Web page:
Hi there. Were you to look, you would note that this is the first post to UMagazinology since September 22. There is good reason for that. September 22 is also the date that my 90-year-old father, who lives by himself 500 miles away in Cincinnati, fell and broke his hip. A few days later, Johns Hopkins Magazine editor Catherine Pierre gave birth to her second child (welcome to the world, Baby Olive), which meant I became interim editor of the magazine. So, shuttling back and forth to Ohio, working to care for my pop, and taking the helm of the magazine have left me more than a little dazed and confused. To work in a gratuitous Led Zeppelin reference.
Meanwhile, all of you just kept churning out magazines, damn you, creating a dangerously canted stack of neglected issues on my desk. Really, you might have been more considerate.
A quick sift of those issues reveals that the autumn of 2011 may go down in the annals of alumni magazine publishing as The Time of the White Cover. You’ve got Auburn Magazine:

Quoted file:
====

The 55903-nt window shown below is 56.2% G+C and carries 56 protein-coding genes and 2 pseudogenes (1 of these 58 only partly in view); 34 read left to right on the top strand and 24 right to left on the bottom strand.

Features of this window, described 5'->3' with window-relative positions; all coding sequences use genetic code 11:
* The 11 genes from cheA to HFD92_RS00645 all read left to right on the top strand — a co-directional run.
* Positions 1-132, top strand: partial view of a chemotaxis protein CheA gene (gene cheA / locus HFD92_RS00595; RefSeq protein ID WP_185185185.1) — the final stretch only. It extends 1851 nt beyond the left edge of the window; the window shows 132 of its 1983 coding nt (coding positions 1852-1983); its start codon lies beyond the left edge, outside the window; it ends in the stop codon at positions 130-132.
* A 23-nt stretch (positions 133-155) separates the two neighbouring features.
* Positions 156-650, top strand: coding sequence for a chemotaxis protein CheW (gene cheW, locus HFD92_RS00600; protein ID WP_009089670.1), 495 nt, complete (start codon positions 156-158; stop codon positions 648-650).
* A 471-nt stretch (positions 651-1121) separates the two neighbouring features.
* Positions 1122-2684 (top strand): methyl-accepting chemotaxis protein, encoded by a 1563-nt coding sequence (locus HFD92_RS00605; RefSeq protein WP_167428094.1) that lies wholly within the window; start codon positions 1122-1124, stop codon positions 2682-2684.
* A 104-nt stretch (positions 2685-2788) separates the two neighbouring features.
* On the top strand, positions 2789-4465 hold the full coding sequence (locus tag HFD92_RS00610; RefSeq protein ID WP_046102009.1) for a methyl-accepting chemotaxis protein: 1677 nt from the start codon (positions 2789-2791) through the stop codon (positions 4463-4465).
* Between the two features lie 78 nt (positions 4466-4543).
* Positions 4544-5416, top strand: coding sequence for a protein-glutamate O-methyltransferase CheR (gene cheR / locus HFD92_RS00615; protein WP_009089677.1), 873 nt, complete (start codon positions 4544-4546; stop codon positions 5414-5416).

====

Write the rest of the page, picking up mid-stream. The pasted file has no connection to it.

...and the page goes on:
You’ve got Georgetown Law:
And Rochester Review:
Plus Smith Alumnae Quarterly:
A few words about those last two. First, Rochester. Around the friendly confines of Hopkins Magazine, we like to say, “Babies are cheating.” That is, putting an infant cutie on your cover is just way too easy. C’mon, where’s the challenge? On the other hand, just look at that kid. Hell, I want to hug the magazine, much less the child. But—and I’m looking at you, editor Scott Hauser—Rochester Review really did cheat by posting four alternate covers online. Totally shameless. I would never resort to such a ploy on, say, an alumni magazine blog.
Go ahead, click on the tykes to see larger cover images. I’ll wait. (The children, by the way, are fraternal twins Oliver and Clara Bender, age 11 months.)
Regarding Smith, editor John MacMillan’s latest offering shows off the magazine’s design overhaul. The most striking change is to the cover, as you can see (that’s the last of the old design, at right). The design of the inside pages opens them up with a bit more white space and some new type treatments, but is not a radical departure from what the magazine had been doing. MacMillan has had some out-of-town responsibilities in the last day or so and could not respond to questions about his magazine’s new look, but he can add comments next week, particularly about how budget cuts factored into the redesign.
WAIT, WAIT, THIS JUST IN!
My god, it has spread to Middlebury:
And more! Williams: